You may think that by creating a will, you are covering all your bases and protecting your assets. But if you do not take the time to consider your loved ones' reactions to it after your death, your final instructions may not carry much weight with them. It is common for the family members of a testator in New York to fail to agree with the final will and last wishes. Once they voice their concerns and file disputes, their disagreement often turns into family conflict and a costly legal battle that eats away at the estate’s value.
To avoid surprises that could interfere with your last will and testament being followed and leave your family unprepared, you might want to speak to your loved ones about them. Here are some things you should consider when planning to speak to your family about your estate plans to prevent disputes and conflict.
Evaluate your family dynamic
Depending on the number of children and loved ones you include in your final documents, you might want to think about whether to talk to each one individually or as a group. If you have arrangements that may cause siblings to argue and hold grudges, it is best to discuss things one-on-one with them. Be sure to include your reasons in a personalized letter with your estate planning documents just in case they forget. If you want to talk to everyone at the same time, but there are distance issues, consider using an app or online meeting site for your talk.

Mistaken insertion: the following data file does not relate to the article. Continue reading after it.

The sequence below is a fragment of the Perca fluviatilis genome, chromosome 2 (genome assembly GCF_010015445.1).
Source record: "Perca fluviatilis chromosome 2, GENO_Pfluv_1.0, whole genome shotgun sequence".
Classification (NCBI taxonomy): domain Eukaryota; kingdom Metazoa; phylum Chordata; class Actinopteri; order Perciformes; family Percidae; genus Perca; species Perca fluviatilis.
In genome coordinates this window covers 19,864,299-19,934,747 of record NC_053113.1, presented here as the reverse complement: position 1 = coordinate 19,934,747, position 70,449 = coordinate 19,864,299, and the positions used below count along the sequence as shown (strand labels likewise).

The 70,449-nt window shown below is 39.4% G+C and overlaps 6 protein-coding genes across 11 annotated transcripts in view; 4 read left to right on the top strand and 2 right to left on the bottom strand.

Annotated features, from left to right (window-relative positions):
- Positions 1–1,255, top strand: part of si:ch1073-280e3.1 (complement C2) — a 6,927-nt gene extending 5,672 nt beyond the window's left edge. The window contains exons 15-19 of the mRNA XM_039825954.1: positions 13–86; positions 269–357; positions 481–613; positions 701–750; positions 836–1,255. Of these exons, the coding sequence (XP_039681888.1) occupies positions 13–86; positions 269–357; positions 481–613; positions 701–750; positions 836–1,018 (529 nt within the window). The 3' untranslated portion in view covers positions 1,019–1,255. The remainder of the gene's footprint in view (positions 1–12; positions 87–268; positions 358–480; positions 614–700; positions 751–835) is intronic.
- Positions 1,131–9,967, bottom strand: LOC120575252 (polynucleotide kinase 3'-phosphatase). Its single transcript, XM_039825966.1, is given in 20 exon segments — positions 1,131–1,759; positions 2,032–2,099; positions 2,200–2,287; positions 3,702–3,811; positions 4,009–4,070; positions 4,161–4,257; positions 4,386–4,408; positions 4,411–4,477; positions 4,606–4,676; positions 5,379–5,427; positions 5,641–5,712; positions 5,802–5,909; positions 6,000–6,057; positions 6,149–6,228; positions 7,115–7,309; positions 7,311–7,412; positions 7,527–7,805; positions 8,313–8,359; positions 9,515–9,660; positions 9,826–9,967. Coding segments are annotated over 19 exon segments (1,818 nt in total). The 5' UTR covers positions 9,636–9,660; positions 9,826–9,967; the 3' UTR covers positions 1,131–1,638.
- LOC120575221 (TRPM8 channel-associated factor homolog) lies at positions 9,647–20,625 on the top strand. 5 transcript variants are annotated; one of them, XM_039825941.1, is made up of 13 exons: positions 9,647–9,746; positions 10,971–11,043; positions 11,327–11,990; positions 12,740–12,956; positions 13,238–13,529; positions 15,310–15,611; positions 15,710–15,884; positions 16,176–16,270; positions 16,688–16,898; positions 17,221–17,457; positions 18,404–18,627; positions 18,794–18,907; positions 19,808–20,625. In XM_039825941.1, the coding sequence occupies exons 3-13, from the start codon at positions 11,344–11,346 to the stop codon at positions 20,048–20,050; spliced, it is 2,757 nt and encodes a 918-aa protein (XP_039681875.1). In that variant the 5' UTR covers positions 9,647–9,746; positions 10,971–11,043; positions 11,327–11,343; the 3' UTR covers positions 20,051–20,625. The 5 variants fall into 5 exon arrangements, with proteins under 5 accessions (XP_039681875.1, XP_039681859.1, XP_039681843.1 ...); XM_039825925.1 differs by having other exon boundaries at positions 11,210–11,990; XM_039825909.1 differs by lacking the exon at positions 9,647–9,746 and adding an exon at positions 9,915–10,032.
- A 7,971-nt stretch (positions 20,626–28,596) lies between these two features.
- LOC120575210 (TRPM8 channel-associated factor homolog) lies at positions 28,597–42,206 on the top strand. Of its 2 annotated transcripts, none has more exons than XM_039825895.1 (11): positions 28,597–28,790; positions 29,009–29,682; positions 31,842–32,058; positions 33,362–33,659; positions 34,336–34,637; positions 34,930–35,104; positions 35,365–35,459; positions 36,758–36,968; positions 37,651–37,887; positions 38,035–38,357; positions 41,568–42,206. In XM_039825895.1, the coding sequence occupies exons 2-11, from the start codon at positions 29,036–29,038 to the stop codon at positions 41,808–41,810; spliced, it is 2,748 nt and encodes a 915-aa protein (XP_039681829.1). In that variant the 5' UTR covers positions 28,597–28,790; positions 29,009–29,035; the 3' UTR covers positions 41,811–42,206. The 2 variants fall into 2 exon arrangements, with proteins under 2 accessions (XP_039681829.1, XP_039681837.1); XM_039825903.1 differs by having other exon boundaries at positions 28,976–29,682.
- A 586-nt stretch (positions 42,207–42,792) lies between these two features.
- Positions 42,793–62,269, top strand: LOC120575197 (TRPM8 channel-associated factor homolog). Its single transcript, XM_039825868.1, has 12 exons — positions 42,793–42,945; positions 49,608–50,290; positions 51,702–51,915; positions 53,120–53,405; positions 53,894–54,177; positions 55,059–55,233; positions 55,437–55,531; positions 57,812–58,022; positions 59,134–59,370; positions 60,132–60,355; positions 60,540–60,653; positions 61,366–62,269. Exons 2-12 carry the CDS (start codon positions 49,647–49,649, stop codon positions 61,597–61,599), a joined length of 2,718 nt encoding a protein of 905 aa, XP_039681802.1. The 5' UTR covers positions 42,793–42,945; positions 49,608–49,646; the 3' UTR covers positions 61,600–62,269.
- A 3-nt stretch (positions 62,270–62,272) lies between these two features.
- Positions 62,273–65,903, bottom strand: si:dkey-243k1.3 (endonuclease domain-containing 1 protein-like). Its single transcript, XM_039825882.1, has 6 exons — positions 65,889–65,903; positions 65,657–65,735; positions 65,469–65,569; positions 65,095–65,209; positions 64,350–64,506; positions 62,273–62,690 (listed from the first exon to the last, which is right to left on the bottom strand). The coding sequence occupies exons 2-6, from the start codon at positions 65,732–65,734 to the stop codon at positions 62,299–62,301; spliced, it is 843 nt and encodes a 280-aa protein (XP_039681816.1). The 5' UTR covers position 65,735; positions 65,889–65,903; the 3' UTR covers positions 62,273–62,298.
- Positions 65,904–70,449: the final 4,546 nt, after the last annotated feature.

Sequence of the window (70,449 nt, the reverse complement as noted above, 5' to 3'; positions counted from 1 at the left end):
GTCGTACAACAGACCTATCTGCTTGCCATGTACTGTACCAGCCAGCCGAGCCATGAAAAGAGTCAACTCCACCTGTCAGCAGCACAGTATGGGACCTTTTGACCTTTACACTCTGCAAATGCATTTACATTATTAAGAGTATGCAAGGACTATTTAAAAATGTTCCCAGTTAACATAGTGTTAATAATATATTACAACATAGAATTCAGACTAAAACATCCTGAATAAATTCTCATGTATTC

Do not disclose all details
It is not necessary for you to inform your relatives in advance about any financial assets you may be leaving them. That information is best kept confidential. However, if you plan to gift assets that have sentimental value to everyone, those are the items you should provide explanations for.
Inform your relatives about roles
If you want certain family members to take on certain roles as you near the end of your life, such as executor, power of attorney or guardian/conservator, you should let them know now. This gives them the opportunity to decide if they are capable of assuming those positions when necessary. If they cannot, they can inform you, so you have time to choose other individuals who may be more suited for those designations.
Do not put off talking to your loved ones about your end-of-life documents and estate plans. Tomorrow is not promised. The sooner you talk, the easier it will be for everyone to trust and honor your final wishes.